With globalization, it is futile for Singapore to persist in establishing a national identity in art.
Unfortunately, I have to say that even though establishing a national identity with art is not impossible or useless, but it would be an incredibly difficult feat to accomplish.
Globalization is said to be the age of cultural crisis and has created a homogeneous culture which is heavily westernized, therefore resulting in crisis in the cultural arenas and has slowly destroyed what cultural identity is. Singapore is not excluded, especially with our already weak cultural background. Singapore, as a multiracial society, does not even have a strong cultural foundation to begin with, due to the mixture of religion and tradition brought to Singapore by immigrants from the past. We do not have a unique Singaporean culture as of now, just a mixture of cultures blending together. It still confuses me until now what exactly it means by "Singaporean".
Singapore art is not any different. We do not have a unique style of art that represents Singapore. Instead, all we have now is a confusing mixture of both Western art influences and Eastern art influences, which is essence is just "Nanyang Art". However, as much as we would like "Nanyang Art" to be "Singaporean Art", it just fails to encompass the "Singaporean Spirit" and instead represents the entire South-east Asia. In Indonesia, art can be used to establish national identity among the locals as their art style encompasses their traditions, religion and culture, painting the daily life of their people and the Indonesian society. The Indonesian painters have created their own Indonesian art style over a long period of time. On the other hand, Singapore does not have a cultural heritage development and history long enough, as compared to countries like Japan, who has a strong sense of national identity which can be seen in the Japanese artworks. Therefore, it is incredibly difficult to create and develop our very own local art style that would aid in establishing national identity among our people by acknowledging “Singaporean art”, and not just deeming paintings and sculptures done by local artists as just “art”.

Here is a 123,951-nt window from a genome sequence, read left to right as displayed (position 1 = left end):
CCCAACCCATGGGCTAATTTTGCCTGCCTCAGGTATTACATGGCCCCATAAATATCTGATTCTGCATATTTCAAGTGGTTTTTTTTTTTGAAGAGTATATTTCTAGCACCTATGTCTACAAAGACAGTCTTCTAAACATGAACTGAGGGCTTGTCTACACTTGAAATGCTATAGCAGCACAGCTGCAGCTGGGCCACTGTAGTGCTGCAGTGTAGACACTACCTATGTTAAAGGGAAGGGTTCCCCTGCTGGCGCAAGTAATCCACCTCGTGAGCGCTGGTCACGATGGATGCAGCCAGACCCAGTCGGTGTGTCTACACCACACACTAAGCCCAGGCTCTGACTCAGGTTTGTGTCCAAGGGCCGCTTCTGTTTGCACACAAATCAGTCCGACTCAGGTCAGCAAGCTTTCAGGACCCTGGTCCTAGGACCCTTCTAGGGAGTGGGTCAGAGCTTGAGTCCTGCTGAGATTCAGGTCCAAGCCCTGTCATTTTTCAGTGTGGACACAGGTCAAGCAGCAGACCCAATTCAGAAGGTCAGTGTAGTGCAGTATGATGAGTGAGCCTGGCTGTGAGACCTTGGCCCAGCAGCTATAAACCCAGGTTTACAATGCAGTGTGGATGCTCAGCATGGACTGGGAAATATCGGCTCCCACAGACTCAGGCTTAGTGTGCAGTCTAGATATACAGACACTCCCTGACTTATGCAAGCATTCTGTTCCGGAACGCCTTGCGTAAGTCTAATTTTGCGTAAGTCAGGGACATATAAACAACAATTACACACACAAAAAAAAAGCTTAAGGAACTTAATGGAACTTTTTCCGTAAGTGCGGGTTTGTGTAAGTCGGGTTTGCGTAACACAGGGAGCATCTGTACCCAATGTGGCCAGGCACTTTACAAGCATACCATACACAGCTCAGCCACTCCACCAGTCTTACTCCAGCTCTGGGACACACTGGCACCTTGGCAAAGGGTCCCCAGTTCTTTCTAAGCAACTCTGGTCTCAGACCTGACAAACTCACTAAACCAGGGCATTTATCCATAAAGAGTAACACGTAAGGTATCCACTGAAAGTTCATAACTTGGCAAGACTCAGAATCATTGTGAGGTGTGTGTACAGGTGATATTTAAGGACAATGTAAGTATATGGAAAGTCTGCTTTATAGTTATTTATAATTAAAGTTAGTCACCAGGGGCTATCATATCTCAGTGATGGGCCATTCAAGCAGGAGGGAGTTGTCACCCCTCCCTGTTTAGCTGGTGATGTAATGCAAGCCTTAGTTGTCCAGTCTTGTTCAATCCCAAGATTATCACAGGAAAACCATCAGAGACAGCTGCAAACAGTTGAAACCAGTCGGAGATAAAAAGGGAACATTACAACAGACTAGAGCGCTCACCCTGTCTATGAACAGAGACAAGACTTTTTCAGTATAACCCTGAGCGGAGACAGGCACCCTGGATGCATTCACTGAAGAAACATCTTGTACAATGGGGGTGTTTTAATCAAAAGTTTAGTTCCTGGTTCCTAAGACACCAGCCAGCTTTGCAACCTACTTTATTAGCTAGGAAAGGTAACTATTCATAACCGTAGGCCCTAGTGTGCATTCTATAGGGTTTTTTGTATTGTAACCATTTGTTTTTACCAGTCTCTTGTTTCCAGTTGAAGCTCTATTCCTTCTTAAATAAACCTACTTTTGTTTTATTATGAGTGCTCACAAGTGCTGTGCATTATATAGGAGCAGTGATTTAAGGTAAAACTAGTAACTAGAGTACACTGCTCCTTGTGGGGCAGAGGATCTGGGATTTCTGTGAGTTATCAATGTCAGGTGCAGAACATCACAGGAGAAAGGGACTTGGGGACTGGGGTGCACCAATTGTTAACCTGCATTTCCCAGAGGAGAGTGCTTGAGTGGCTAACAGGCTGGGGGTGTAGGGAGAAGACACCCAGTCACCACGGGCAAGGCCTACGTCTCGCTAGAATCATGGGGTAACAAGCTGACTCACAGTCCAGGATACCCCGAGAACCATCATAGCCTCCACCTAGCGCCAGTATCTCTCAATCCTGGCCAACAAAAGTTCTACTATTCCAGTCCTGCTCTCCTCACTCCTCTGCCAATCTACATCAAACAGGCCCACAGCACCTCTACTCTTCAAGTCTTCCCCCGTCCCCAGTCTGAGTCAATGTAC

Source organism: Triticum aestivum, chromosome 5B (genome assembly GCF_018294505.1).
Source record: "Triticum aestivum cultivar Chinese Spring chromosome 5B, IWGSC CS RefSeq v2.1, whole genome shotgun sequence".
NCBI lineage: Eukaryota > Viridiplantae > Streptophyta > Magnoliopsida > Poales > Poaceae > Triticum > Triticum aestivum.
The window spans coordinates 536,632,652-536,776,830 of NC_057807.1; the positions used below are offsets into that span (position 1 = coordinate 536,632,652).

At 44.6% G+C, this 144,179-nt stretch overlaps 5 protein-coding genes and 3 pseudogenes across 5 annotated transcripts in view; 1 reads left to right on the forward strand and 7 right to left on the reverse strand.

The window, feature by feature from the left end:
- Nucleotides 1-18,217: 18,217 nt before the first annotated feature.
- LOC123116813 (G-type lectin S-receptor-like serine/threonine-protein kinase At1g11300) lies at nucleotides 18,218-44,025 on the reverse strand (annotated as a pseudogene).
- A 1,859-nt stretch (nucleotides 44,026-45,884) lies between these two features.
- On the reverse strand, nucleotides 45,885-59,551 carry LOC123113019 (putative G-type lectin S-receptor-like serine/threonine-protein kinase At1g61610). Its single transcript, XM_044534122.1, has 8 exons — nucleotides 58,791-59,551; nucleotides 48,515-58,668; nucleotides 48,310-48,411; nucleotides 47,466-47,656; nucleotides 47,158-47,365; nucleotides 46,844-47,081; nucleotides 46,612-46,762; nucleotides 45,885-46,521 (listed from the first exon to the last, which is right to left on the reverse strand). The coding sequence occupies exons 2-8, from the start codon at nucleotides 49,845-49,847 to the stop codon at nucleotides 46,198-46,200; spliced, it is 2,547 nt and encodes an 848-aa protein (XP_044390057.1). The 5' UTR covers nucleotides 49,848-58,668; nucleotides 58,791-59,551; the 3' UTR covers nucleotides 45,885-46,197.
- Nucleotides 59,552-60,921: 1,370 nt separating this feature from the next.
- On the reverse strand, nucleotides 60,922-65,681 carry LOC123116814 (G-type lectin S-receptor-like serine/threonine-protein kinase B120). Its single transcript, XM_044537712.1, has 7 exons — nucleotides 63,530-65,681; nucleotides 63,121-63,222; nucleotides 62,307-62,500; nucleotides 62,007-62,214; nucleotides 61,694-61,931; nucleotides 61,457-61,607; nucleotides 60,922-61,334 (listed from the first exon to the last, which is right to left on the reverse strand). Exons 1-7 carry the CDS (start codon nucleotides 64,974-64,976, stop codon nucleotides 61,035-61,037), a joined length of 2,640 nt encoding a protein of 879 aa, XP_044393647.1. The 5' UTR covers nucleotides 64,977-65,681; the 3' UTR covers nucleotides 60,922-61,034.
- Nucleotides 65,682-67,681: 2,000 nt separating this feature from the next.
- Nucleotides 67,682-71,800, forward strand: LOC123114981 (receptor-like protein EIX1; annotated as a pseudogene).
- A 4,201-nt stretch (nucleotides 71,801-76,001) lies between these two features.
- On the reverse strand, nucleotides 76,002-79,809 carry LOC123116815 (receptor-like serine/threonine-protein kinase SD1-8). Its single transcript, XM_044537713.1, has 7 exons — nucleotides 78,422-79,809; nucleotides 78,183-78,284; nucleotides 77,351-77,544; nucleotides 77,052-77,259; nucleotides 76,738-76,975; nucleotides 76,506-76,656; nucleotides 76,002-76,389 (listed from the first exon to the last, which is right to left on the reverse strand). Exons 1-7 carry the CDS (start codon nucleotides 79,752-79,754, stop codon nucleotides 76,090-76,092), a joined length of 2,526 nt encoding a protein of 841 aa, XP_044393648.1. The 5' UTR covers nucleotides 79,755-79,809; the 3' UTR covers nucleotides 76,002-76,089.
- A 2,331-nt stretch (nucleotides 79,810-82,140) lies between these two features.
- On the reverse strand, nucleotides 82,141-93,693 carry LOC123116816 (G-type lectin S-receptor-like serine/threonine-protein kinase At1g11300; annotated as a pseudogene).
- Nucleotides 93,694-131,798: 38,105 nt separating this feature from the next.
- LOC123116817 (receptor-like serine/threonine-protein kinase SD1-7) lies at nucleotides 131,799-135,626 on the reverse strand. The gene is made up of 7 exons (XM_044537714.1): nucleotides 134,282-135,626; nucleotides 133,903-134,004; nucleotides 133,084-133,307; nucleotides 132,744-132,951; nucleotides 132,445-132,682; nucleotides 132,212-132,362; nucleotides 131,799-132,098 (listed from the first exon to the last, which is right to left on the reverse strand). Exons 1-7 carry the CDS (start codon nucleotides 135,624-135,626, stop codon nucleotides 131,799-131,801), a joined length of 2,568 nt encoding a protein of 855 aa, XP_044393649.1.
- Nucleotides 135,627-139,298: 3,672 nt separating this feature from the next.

To be truthful, Singaporeans are not really interested in developing art in Singapore, especially Visual Arts, thus using art to try to establish a form of national identity in Singapore is very difficult, in fact, almost impossible. How many people are actually interested in pausing their busy schedule to take a look at the public art around them or take time off to attend art galleries to appreciate what Singaporean artists have accomplished? In fact, they are probably much more interested in flying off to Paris to just take a glance at the famous and renowned "Mona Lisa". Singaporeans mostly thinks that local art is not worth investing time and money on as local art is simply not "famous" and "popular" enough. They rather handle the immense amount of work piled up on their work desk than even sneak a peek at a painting done by a local artist. To try to establish a unique identity with Singaporeans attitude towards local art will indeed take immense amount of work and time to cultivate their cultural interests towards Singaporean art.
Establishing a national identity in art means that WE have to ACKNOWLEDGE that local art is SINGAPOREAN art and not just art or a decorative piece of work. We have to understand that every work that a local artist makes is part of our cultural heritage and we have to accept and be proud of SINGAPOREAN art and its importance to our country. To allow it to be a part of our national identity, we have to make it an important part of US in our lives. Until that happens, art is still unable to make its way into our history.
Therefore, establishing a national identity in art with globalization is not futile but it would extremely difficult and strenuous, and it would take a very long time to make Singaporeans acknowledge Singaporean Art. But still, it should be something we should try and put some effort in as this concerns us and our country’s future.